New York is a place where I was allowed to live with the things I didn’t know. Every time I land in New York and I get in a cab I’m filled by this sense that I can do whatever I can imagine, despite all the practical difficulties this might entail. But the essence for me is the way in which we stand before the things we don’t know, and how we approach that side of us that doesn’t know. I think it’s very dangerous to wear the cloak of the expert, to be confident in what you know; when I find myself in such a moment it kills me inside, to have to repeat a form or a motif or whatever that I’ve done before, something I know how to do and I can do to get money. A commercial exchange is not in any case honest or sufficient. I mean I prefer not to work, especially not to treat things I’m researching on as work, when the whole exchange is all about money. If all I have to get from a project is money, I’ll hesitate to do it, which is not the case in projects where I can learn things.
So what’s the inversion of that? I mean, how do you stand in front of the things you don’t know? How do you approach the unknown?
Look, this is something I’m still trying to answer myself because it’s a process, and I’m still learning from this process. I’ll tell you this: when I have a project or an assignment, either to develop my own idea or to work on something for someone else, the first thing I do is to marinate the idea in my head and find a way to do it in a meaningful way. That’s why I said earlier I’m not satisfied with just dexterity, the technique. Each problem has its own answer. Once I was on the train going to a photo shooting for a client and I got the idea for the concept ten minutes before I arrived. This is my way. It has a huge risk in it, but it’s also a kind of truth. I mean, you need to trust. It’s what I told you before, you can’t micromanage every moment of your life.
This has a lot to do with improvisation right? This trust you need to have in the unknown, and to be present in the moment, without planning ahead...
Exactly. You know what? This is the condition I live my life in. I live an improvised life. And everyone who knows me can confirm this, that that’s the way I live and work and whatever I’ve done so far I did it through this philosophy. I’m pretty certain that we would be living in a completely different world as a human race if one of the things we focused on in education was the way of improvisation. We all speak about democracy and so on, but there’s no condition more democratic than improvisation. To be able to participate in an improvisation you must have your ears and soul open: there, your ego is naked and every other silly issue each person carries within them is exposed. So we should teach our selves and future generations the importance of improvisation and how you get there; to listen to each other and to respond to what the other is saying, not to what you think the other is saying or what you would like them to say. This again has a huge risk, because improvisation doesn’t always work. But if we don’t have the strength to take the risk we can’t make the next step.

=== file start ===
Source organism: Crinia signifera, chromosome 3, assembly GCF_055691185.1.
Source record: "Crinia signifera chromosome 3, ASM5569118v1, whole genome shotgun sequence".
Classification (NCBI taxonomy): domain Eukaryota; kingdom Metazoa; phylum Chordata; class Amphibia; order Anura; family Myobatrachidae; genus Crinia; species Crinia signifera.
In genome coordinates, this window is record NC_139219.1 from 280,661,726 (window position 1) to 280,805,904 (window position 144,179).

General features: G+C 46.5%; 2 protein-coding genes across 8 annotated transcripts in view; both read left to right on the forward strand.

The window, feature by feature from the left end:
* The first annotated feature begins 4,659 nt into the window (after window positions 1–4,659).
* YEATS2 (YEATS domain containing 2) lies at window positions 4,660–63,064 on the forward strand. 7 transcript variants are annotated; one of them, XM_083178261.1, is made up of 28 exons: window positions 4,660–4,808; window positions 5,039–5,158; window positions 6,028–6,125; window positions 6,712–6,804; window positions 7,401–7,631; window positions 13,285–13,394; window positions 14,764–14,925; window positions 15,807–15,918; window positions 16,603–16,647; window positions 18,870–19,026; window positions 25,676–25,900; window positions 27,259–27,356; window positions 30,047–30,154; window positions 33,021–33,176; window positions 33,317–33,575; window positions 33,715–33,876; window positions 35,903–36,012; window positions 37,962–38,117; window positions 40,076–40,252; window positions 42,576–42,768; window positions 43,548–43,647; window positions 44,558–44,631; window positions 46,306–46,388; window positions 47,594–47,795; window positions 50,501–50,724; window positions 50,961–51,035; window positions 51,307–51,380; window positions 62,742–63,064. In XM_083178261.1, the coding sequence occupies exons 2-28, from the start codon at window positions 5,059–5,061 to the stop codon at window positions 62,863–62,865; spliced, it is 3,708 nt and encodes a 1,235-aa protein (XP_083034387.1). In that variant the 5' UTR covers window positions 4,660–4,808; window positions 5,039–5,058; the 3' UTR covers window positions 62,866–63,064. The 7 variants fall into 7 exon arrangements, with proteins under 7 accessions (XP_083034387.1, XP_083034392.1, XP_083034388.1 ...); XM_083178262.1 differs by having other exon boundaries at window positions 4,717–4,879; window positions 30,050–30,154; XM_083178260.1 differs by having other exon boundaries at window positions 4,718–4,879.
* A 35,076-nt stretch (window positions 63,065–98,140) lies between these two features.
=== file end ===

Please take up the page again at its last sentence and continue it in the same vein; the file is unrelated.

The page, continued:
This condition of improvisation also has to do with seeing the world as if it’s the first time.
The miracle! Yes, it’s what the famous physicist Richard Feynman used to say. The awe in which we stand before the phenomenon of the world. When we live as if we know everything, we miss the point. If we don’t stand in front of things with admiration and awe, we can’t discover them.
I understand that this also has to do with your exhibition at Depo Darm. This feeling of uncanniness, to not be certain of what you’re looking at.
I’m interested in the state where the consciousness stands speechless or awkward in front of an event. As I told you that other time, the first photo I remember is from a body without a head. That event was very significant for me, because I had never heard about or seen a decapitated body before, I was like seven or eight at the time, so momentarily I saw myself looking and not knowing what I was looking at. That for me is what moves all things: to look as if you don’t know. This idea of knowing it all is what brought us to this point, to have the nerve to say that there’s no alternative to the neoliberal dogma. I want to say to the people who believe this, or express this (because I’m not sure they actually believe what they’re saying), that what they say is a hybris, and their own existence cancels their claim: the whole world works because of alternatives. If there were no alternatives, the neoliberals would still have a tail and be hanging from trees eating bananas. Evolution depends on alternatives, and I simply cannot accept that human intellect has reached a point where we can throw a rock and land it on the moon, but we haven’t found a solution to the issue of managing resources. For every centimetre of pride we have as a civilisation, there are kilometres of shame for our heartlessness and our reluctancy to solve issues that could be dealt with easily.
The exhibition Reverberance by Alexandros Lambrovassilis is presented at Depo Darm gallery from 03 May to 07 June 2017.
Depo Darm is listed in Und. Athens Directory at No.80, and is also featured on Route 4 of our map.